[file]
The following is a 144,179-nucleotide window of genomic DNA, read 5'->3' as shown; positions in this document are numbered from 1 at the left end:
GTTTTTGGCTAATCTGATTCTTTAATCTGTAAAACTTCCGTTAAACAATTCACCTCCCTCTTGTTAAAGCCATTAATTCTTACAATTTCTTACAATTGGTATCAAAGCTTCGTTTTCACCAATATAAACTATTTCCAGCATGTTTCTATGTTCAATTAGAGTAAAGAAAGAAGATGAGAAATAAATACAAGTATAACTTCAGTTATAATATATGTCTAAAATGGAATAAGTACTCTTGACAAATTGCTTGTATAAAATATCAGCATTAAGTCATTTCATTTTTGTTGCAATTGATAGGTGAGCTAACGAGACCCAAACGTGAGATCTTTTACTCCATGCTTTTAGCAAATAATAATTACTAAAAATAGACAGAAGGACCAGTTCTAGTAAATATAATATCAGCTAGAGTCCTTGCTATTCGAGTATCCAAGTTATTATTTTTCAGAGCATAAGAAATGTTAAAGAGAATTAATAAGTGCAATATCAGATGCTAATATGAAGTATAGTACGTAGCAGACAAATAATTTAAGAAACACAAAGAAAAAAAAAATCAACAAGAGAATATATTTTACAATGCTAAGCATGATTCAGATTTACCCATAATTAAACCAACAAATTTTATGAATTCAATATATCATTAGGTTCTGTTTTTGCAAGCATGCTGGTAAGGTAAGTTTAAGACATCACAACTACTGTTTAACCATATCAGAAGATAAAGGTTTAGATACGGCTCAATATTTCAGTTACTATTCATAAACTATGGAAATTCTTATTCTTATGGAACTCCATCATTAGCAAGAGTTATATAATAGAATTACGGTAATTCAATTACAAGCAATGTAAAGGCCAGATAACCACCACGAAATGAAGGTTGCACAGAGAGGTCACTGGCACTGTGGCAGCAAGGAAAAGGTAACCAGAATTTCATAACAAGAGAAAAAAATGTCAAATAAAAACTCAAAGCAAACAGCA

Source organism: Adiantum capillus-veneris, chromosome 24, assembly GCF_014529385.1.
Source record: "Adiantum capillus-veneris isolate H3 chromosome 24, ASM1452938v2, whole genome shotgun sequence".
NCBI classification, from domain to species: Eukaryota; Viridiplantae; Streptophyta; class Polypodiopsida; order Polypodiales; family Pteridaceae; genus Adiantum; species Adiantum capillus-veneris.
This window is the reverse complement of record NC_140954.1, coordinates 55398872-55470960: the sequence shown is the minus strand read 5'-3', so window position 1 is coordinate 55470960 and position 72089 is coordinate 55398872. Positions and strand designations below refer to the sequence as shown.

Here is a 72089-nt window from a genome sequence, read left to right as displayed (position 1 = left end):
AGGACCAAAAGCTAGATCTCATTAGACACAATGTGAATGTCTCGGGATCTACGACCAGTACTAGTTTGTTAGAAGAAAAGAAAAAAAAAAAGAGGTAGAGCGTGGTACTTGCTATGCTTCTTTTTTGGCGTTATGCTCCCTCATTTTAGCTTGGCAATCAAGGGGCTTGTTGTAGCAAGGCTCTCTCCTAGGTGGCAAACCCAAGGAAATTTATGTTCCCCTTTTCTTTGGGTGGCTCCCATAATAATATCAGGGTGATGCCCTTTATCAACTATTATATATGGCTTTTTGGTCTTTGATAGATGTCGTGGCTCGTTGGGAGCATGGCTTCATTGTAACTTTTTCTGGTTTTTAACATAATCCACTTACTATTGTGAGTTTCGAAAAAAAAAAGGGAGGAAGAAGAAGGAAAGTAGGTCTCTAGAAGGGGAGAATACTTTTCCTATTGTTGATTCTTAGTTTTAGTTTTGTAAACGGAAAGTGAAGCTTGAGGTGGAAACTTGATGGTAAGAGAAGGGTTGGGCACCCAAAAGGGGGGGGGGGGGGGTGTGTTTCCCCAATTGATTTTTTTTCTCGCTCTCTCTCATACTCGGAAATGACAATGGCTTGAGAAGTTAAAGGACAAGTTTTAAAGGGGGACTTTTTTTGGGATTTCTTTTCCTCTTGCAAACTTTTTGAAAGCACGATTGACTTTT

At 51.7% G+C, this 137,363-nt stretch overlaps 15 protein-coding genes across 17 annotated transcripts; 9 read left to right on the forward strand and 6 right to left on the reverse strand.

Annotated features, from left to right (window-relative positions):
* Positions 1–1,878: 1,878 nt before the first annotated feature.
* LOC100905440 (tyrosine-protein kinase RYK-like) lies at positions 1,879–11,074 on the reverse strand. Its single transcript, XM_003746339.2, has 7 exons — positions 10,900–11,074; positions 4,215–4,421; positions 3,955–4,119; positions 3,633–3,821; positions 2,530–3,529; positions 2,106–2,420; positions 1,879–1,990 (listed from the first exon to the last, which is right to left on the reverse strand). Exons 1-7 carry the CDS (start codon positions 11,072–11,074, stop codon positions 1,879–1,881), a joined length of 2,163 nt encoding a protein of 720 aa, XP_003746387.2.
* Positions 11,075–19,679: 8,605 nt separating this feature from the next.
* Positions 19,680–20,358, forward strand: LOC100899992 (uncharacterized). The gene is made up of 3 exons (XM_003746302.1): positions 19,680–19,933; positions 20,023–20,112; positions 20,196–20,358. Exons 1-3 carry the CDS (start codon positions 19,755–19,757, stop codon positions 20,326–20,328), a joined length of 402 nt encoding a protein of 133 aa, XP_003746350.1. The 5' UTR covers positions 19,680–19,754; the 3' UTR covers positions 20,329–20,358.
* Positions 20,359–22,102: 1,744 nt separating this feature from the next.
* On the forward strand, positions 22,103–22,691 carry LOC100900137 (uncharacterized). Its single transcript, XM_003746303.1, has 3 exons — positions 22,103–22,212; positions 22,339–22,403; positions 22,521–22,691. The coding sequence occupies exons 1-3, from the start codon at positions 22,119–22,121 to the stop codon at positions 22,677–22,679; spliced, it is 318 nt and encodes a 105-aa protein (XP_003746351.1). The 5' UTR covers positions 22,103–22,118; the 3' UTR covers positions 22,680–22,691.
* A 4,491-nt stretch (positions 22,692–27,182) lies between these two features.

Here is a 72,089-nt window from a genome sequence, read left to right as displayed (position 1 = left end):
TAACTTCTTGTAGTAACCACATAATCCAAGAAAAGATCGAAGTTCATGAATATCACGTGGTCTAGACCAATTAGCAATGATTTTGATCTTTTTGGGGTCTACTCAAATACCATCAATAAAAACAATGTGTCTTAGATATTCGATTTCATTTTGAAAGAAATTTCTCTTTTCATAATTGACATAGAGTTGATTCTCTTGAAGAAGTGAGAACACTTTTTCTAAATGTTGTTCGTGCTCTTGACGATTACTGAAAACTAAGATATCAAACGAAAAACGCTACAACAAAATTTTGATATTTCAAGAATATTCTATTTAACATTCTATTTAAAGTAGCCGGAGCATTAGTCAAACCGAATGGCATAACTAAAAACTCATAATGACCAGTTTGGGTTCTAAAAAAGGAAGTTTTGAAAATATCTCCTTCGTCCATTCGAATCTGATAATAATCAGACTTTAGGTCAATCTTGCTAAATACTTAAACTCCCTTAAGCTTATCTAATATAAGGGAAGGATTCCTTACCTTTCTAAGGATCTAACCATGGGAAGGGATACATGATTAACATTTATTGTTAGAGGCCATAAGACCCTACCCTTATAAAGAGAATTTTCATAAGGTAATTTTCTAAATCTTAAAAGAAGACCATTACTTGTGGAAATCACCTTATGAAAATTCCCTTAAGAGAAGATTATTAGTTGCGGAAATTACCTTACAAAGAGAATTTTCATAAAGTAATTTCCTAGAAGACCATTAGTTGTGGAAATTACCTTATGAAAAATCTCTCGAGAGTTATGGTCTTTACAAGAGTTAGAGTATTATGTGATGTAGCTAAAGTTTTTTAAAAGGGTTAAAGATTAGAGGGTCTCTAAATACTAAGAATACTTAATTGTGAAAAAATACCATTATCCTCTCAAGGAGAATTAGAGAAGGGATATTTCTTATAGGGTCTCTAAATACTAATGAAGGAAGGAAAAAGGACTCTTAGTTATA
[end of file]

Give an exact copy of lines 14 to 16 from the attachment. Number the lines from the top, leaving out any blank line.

* Positions 19,680–20,358, forward strand: LOC100899992 (uncharacterized). The gene is made up of 3 exons (XM_003746302.1): positions 19,680–19,933; positions 20,023–20,112; positions 20,196–20,358. Exons 1-3 carry the CDS (start codon positions 19,755–19,757, stop codon positions 20,326–20,328), a joined length of 402 nt encoding a protein of 133 aa, XP_003746350.1. The 5' UTR covers positions 19,680–19,754; the 3' UTR covers positions 20,329–20,358.
* Positions 20,359–22,102: 1,744 nt separating this feature from the next.
* On the forward strand, positions 22,103–22,691 carry LOC100900137 (uncharacterized). Its single transcript, XM_003746303.1, has 3 exons — positions 22,103–22,212; positions 22,339–22,403; positions 22,521–22,691. The coding sequence occupies exons 1-3, from the start codon at positions 22,119–22,121 to the stop codon at positions 22,677–22,679; spliced, it is 318 nt and encodes a 105-aa protein (XP_003746351.1). The 5' UTR covers positions 22,103–22,118; the 3' UTR covers positions 22,680–22,691.